What is ADHD exactly?

I always hear people comparing ADHD to diabetes or high blood pressure when they say things like, "would you take insulin if you had diabetes or BP meds if you had a cardiovascular problem?".

It's my understanding that ADHD is a brain disorder that seems to affect the motor, emotional, 'executive function', areas of the brain. It seems it affects every function from sleep to how they communicate with others to angry emotional outbursts! 

It also seems the denial people with ADHD have about their disorder affecting others is comparable to a person with a mental illness not wanting to take their meds. because they strongly feel that they are not Manic or ill. (I read this in 'Is it You, Me or Adult ADD' under the section of 'denial')

Am I wrong about this?

It seems more like a mental illness than a physical illness, though I understand it's basis is a brain development issue--right from birth.

I'm also wondering what symptoms can be controlled/managed, which symptoms will just go away completely with which treatments, and which symptoms are just something we will have to live/put up with for life? :/

I know clearly that if a person with Manic Depression takes their meds they will seem pretty even in their emotions, they will be able to live almost "normally" in their every day lives. Take the medicine away and it's a predictable outcome: the mania will start to show in all the eccentric ways they normally do in that specific person. They eventually cannot function, maintain themselves, and it can get to the point where they are a harm to themselves or others because they are no longer 'living' in this world... they're living in a manic world. Therefore hospitalization is necessary at that point to get the person back from that state and into our "realm" again.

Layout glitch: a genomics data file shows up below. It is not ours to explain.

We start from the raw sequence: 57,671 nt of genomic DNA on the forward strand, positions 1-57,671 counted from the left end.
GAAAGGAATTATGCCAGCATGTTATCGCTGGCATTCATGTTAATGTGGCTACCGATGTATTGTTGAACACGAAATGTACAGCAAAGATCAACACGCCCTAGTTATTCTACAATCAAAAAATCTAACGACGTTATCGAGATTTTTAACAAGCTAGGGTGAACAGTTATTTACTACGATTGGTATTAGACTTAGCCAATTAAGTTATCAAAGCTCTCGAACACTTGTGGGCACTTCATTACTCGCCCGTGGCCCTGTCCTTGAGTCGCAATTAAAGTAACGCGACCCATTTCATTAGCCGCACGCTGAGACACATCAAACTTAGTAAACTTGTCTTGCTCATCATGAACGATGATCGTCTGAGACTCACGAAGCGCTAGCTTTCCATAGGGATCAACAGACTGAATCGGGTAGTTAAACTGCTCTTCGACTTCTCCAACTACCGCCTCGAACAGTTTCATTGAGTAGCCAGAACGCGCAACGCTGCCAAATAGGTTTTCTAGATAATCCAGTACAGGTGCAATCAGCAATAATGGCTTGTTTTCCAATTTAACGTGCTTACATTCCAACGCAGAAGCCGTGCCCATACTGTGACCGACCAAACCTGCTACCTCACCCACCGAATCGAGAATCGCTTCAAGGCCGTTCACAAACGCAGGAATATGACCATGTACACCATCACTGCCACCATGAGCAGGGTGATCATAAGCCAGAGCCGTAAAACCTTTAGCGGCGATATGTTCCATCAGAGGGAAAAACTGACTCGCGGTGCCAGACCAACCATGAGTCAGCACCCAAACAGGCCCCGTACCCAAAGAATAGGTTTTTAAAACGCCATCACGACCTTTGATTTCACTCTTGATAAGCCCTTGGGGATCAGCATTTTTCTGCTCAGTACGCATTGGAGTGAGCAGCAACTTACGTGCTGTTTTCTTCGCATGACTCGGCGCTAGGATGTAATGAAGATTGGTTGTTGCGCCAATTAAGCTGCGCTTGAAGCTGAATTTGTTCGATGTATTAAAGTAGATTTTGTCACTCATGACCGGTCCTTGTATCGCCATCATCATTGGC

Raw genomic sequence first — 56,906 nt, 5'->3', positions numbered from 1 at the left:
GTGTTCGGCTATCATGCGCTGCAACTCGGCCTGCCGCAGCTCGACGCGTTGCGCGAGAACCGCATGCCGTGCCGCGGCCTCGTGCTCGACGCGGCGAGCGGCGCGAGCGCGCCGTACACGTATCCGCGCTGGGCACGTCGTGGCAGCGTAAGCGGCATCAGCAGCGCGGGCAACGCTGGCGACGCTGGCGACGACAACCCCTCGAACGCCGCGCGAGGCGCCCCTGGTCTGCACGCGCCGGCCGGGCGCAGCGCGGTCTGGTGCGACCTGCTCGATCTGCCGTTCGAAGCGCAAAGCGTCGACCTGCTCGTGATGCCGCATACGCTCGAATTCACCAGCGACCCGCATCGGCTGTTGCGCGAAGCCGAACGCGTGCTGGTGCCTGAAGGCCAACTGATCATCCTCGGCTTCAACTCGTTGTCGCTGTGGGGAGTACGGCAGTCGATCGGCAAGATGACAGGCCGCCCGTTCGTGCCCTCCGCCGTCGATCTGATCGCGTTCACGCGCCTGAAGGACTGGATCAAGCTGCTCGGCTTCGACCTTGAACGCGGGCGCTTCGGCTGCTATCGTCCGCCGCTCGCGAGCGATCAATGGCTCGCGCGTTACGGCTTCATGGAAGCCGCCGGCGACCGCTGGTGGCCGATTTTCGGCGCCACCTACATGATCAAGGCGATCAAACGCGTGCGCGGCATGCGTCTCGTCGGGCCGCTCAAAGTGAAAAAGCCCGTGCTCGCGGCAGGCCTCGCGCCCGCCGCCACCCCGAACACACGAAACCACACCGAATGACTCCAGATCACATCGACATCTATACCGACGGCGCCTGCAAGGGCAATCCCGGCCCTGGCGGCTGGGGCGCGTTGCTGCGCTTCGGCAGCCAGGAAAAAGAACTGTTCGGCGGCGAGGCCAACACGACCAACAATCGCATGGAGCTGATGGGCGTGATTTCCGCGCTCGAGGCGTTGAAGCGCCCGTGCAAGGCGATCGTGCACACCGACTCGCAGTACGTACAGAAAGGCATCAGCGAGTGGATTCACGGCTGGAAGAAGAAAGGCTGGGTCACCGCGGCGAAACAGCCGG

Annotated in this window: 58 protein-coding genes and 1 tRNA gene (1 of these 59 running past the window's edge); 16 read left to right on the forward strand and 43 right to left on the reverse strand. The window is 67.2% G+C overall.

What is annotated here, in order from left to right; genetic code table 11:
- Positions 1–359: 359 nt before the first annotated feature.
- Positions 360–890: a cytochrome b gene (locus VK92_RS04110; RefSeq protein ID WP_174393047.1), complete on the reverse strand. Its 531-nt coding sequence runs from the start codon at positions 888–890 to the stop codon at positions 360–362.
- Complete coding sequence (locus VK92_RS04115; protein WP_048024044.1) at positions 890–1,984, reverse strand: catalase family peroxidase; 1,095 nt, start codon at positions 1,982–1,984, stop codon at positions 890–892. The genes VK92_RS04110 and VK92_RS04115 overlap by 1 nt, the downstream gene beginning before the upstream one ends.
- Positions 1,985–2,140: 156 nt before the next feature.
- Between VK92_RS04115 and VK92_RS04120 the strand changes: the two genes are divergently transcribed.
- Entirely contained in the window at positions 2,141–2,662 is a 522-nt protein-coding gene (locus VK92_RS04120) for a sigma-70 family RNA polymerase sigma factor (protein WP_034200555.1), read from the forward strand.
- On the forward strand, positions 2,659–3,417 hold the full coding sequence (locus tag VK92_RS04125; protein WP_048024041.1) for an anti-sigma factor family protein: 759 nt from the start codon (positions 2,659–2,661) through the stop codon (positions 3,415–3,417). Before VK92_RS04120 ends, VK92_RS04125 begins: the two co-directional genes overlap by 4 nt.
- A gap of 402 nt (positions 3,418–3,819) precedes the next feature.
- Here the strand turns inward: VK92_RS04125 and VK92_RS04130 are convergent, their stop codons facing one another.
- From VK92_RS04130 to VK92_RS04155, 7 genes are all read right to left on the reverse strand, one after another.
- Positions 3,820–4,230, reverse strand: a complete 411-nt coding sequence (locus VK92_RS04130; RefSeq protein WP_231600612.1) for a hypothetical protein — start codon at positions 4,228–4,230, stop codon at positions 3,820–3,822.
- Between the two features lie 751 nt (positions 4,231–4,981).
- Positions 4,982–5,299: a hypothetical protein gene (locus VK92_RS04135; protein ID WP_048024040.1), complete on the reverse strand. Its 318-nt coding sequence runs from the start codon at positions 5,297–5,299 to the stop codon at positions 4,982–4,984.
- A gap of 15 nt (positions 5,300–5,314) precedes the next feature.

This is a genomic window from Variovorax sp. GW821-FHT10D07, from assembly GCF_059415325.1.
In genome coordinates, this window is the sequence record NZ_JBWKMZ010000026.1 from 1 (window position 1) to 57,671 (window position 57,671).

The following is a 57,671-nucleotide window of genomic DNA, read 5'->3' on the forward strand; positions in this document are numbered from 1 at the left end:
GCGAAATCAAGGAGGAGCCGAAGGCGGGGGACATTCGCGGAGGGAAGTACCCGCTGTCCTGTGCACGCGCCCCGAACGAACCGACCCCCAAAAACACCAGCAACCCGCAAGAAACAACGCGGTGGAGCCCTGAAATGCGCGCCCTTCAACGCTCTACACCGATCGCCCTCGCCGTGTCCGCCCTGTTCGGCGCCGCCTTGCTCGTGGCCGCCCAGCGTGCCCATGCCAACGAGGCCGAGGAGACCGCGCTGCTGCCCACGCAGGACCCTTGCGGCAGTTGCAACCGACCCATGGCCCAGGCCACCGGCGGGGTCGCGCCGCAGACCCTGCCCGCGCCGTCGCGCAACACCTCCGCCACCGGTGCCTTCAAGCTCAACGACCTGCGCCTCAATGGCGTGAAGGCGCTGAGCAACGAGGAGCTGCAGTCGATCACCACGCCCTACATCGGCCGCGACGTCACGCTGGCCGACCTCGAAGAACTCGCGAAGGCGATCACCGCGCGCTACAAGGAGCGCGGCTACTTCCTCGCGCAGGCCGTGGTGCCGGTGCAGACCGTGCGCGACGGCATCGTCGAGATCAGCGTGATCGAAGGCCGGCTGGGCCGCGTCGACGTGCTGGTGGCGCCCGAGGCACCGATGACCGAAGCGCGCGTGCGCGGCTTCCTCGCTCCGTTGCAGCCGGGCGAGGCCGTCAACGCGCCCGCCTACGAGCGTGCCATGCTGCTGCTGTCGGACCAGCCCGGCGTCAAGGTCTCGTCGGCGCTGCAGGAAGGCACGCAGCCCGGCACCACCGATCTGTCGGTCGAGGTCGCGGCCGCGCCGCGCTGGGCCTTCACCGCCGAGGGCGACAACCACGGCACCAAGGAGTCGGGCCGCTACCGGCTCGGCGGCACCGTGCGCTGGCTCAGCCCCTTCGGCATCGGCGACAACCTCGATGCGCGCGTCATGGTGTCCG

With ADHD it's not really that predictable to me.

I was wondering if anyone else has got it figured out where they've found a pattern in ADHD. Like, the perfect formula to get the person acting somewhat "normal" and fully functioning. 

So, is it physical (brain development) that thereby affects the chemical balance in the brain, thereby affecting how the person acts emotionally and physically towards others?

I'm a bit confused.... Help!

You get conflicting stories

You get conflicting stories when you research, but for the most part it isn't fully understood. Some say the frontal lobe of the brain has less function/is slower than 'normal'. Some suggest that the reason stimulant medications work is because they not only speed up the brain (bringing an ADHD person's brain to 'normal function levels') but they also affect neurotransmitter (dopamine, serotonin, norepinephrine) levels in the brain that are suspected to be low.

The symptoms can vary greatly. Some people have very positive results with medications, some it makes things worse. I honestly do feel that it is probably harder to 'treat' than your run of the mill mental illness type disorders. What I do feel it has in common with mental illness is the denial. When someone's brain chemisty is so out of whack that they don't see the train wreck that is their lives, the relationships left in the dust, the ones they love standing before them begging for things to be different, then I think this is where it ties so heavily in with other disorders. I have often wondered if it wasn't more like addiction than anything else...because some admit to picking fights just to get some stimulation. Other's have addictions that they would have to be given up in order to truly 'heal' and they would rather deny there are issues than to have to give up the addiction (porn, alcohol, drugs, gambling, sex, etc).